Following years of delays, Sen. Ossoff urges Department of Justice to swiftly implement nationwide background check system for screening potential child caretaker applicants
In a national pilot program of 100,000 potential child caretakers, 6.2% of background checks flagged a criminal history; however, 40% of applicants had criminal histories in other states
Washington, D.C. –– U.S. Senator Jon Ossoff is working to strengthen background checks for individuals working with young children.
In 2018, Congress passed the bipartisan Child Protection Improvements Act (CPIA), which established a program at the Department of Justice (DOJ) to provide access to national criminal background checks for people seeking to work or volunteer with afterschool, mentoring, summer camp, and other programs.
However, five years later, the DOJ has failed to issue guidelines on how the program would work, as the bipartisan law requires.
Today, Sen. Ossoff urged Attorney General Merrick Garland to implement those guidelines for a national background screening process, ensuring families are protected and employers can hire the highest quality candidates.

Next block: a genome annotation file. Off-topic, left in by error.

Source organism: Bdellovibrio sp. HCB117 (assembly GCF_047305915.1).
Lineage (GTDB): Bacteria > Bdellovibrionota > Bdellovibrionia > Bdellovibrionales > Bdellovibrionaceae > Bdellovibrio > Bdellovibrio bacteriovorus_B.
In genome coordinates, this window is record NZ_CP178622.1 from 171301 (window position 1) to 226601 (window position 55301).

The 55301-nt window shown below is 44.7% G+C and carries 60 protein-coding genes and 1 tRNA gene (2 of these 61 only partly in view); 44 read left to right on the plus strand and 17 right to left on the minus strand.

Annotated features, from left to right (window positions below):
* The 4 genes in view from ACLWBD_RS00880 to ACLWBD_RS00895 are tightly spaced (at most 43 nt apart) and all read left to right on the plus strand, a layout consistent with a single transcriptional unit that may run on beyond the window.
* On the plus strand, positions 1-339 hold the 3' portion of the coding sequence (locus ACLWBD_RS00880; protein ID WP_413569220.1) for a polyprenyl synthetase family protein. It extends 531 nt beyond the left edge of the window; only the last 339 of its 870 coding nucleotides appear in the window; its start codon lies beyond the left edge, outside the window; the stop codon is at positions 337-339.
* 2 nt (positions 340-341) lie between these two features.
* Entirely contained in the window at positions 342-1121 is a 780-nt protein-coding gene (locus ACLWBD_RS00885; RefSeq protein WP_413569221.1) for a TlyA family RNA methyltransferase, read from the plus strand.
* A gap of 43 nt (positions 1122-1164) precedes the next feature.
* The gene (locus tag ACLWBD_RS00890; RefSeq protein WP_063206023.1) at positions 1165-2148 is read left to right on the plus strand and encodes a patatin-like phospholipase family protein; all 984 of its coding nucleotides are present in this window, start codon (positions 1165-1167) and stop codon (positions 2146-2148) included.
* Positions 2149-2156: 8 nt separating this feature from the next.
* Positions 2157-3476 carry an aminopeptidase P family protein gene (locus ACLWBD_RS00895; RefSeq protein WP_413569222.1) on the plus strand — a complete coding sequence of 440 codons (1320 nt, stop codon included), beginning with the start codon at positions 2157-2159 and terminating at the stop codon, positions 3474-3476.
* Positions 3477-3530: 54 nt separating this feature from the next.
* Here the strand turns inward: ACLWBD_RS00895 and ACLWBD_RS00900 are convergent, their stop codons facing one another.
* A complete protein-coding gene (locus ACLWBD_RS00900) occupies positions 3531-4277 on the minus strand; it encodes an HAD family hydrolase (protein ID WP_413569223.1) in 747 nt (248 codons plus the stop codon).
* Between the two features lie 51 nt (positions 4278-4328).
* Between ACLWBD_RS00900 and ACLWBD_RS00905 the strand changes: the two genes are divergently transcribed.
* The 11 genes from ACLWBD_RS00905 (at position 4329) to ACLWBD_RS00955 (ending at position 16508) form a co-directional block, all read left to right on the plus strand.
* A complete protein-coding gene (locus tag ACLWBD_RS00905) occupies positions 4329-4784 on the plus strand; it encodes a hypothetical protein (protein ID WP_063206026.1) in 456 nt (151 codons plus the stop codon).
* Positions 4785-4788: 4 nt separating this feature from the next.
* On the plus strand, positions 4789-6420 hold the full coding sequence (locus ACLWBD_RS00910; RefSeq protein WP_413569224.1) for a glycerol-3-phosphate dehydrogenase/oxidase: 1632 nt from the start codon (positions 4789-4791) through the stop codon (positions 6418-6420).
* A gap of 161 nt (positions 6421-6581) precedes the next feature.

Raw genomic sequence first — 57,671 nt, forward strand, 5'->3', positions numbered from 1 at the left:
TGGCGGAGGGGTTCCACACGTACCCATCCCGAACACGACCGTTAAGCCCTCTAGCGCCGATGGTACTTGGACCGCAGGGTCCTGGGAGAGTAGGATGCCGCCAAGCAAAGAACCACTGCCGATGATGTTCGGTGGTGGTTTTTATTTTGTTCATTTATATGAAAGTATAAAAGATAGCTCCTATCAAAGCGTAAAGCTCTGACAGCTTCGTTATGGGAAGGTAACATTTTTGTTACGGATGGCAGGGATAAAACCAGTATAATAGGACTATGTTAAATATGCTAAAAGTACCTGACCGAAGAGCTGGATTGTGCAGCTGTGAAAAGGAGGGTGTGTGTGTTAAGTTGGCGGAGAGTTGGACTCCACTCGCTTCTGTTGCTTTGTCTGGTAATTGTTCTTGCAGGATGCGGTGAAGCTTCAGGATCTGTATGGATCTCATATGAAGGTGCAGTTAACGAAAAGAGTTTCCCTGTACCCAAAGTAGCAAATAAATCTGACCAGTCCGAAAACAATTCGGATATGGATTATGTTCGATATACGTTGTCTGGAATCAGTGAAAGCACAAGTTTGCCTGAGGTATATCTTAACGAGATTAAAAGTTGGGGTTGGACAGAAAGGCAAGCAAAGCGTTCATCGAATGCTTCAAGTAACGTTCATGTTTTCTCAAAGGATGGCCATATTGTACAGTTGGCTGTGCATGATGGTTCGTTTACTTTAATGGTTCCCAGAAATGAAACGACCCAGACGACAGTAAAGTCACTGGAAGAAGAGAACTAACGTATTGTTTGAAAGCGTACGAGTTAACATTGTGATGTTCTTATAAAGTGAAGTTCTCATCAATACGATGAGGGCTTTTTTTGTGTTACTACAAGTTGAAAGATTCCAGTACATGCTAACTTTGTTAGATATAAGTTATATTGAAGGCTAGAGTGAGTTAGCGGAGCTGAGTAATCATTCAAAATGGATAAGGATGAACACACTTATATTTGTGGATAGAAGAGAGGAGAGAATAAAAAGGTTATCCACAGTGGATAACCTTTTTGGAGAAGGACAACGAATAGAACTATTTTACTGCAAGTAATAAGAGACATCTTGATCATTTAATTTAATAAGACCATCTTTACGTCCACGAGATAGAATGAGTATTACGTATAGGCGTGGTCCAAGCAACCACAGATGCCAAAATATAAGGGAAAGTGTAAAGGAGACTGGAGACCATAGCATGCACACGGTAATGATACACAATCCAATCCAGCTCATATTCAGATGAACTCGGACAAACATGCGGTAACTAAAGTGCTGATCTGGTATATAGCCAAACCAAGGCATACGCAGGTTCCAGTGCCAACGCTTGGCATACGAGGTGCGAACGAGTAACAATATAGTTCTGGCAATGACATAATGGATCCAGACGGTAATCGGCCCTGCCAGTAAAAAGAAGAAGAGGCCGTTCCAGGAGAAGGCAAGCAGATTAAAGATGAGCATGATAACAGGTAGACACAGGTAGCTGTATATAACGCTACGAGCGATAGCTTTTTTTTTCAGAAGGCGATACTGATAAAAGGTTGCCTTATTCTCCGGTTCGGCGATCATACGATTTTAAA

“This delay jeopardizes child safety, leaving potential gaps in background screening processes and potentially allowing individuals with a history of abuse or exploitation to slip through undetected,” Sen. Ossoff wrote to the Attorney General. “I respectfully request a prompt response to this letter detailing the progress the DOJ has made in issuing the proposed rule and a timeline for its completion.”
In a national pilot program that conducted over 100,000 background checks for potential child caretakers, 6.2% of background checks flagged concerning criminal history. In addition, over 40% of the flagged applicants had been convicted of a crime in a different state — meaning that only a national system of background checks would have identified their criminal records. CPIA made that pilot program permanent and expanded the program to include not only volunteers, but also staff in youth-serving programs.
This is the latest action Sen. Ossoff has taken to protect young children in Georgia and nationwide.
Last month, the U.S. Senate Judiciary Committee passed Sen. Ossoff’s bipartisan bill with Sen. Marsha Blackburn (R-TN) to protect children from online sexual abuse and exploitation.
Earlier this year, Sen. Ossoff’s bipartisan bill with Sen. Chuck Grassley (R-IA) to strengthen Federal protections against the sexual abuse of children, including online exploitation, passed the U.S. Senate.
Click here to read Sen. Ossoff’s inquiry to Attorney General Garland.